Once upon a time, if you didn’t buy enough milk before Christmas, and then ran out on December 25th, you’d have to endure Christmas pudding without custard, no eggnog, and black coffee for 3 days until the shops opened again on the 28th!
Nowadays things are different – the main supermarkets may shut for one day, (not all do) but there are open mini-markets and petrol stations up and down the country, selling everything you could possibly need, often 24/7!
So why do most of us stock up at Christmas as if we were stocking up for a siege? We invent creative ways to chill food and drinks outside, stack the fridge so high that it blocks out the interior light, and can never find the lemon that we know is somewhere on the bottom shelf, for the welcome aperitif!
Feasting at Christmas is part of the festivities, but with a little more thought, we can help our communities, our planet, and our bank balances too.
The first stage in dealing with food waste, is to not overstock your cupboards in the first place. We all have a few extra things in, just in case an extra couple of guests drop by on Boxing Day, but ask yourself if you are really planning and budgeting your food efficiently. Do you really need 10 lbs of potatoes – just in case – or do you only really need 6?
If you’ve planned well and still have fresh food left over after Christmas, there are many recipes on the internet that offer some tasty options for dealing with Christmas dinner leftovers. Some of our favourite ones are on the BBC Food website here: bit.ly/2KCP9do including a turkey and ham pie, sprout remoulade and a German-inspired potato dish, called Klump.
Secondly, try to clear out your freezer in the run up to Christmas so you can easily store your food and leftovers to enjoy later. Many food items can be frozen and stored for between 3 months and one year. Make sure you let the food cool down to room temperature before putting it in the freezer, and ensure you pack and wrap it properly, labelling it with the contents and the date.
If you have tins, bottles, cans or dried goods which have not been used, think about making a difference by donating them to your local food bank. You might even want to add a couple of extra things to your initial shopping basket too, as many supermarkets have drop-off points where you can donate things directly to the food banks or local pet rescue centres.
We all occasionally get an unwanted present that we either don’t like, doesn’t fit or we just can’t use. We don’t want to hurt the other person’s feelings, but we know that it’s just not us. Estimates vary on the value of returns each year, but it’s generally in the £100 million.
So, if you get an unwanted gift this year, here are some suggestions.
- Return it (usually you will need the receipt or gift receipt).
- Swap it – either with the shop for something else, or your friends/family.
- Sell it – sites like eBay, Gumtree, Wish and Depop are places where you can sell unwanted things from vouchers to clothes. You can also try your local car boot sales which also offer good value for picking up bargains after Christmas.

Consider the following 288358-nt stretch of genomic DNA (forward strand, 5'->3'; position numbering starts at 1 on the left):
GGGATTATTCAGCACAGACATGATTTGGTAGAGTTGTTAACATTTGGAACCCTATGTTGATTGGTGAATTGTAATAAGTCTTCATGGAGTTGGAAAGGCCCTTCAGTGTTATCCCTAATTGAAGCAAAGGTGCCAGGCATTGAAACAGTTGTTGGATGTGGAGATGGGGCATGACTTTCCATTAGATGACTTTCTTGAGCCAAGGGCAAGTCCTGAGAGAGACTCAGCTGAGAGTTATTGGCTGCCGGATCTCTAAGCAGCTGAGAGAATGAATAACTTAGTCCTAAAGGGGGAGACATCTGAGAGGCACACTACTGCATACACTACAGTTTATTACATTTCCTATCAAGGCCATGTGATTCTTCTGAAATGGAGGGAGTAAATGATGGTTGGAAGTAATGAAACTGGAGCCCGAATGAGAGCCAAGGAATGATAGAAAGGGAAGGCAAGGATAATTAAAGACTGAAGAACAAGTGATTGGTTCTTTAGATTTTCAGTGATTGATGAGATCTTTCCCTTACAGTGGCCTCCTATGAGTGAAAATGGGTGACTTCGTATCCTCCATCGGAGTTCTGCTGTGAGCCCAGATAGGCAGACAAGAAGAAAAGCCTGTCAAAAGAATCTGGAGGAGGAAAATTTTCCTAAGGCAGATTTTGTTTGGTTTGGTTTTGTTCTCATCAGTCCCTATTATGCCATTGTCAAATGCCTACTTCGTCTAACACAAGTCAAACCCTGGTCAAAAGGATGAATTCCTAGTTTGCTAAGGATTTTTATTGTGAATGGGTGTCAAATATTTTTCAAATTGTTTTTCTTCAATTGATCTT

- Donate it – give it to a local charity or your local hospital/children’s home and allow others to use them. Charity shops also help others too, because people can buy things at a reduced price, or items can be shipped to other countries by the charity and redistributed to disadvantaged people who need them instead. Some charity organisations, such as the BHF, will come and collect your unwanted bags, furniture and electricals for free, so it’s worth checking if you can’t actually transport the things you want to donate yourself.
- Recycle it – make it into something else or recycle parts of it. If you have toys that you don’t feel could go to a charity shop or be donated to a local hospital or children’s home, then there are some great ideas on the internet for turning some of your old plastic toys into decorative or useful items. Many settings are trying to limit the amount of plastic they have in their setting as part of developing a greener philosophy and practice, so why not think about turning some of those old plastic dinosaurs into plant pots or coat hooks? The children in your setting will love the uniqueness of them and you’ll be saving them from going into landfill too. There are some great ideas at diyprojects.com covering recycling plastic toys, glass bottles and furniture.
- Regift it – this is when you pass it on as a gift to someone else.
- Bin it – we don’t recommend this one since there will be someone, somewhere, who could usually make use of it, unless it is damaged or faulty. Even then, the recycling centres are now expanding what they recycle, so check with them and your local council too.
Do you have any leftover time?
Not everyone has family and friends to visit, and Christmas can be a lonely time for many. Could you donate any ‘leftover’ hours and make someone’s day?
Crisis at Christmas runs every year and needs people to help run their Christmas shelters for the homeless over the festive season. They need lots of people to cover the shifts at centres around the country, and they also need people with particular skills such as counselling or entertainment skills.
If you fancy doing some volunteering at other times too, Do-it.org is a database of UK volunteering opportunities. You can search more than a million volunteering opportunities by interest, activity or location and then apply online.
Whatever you do with your leftovers this year, spare a thought for the planet and see if you can’t do something more interesting with them before you head for the bin!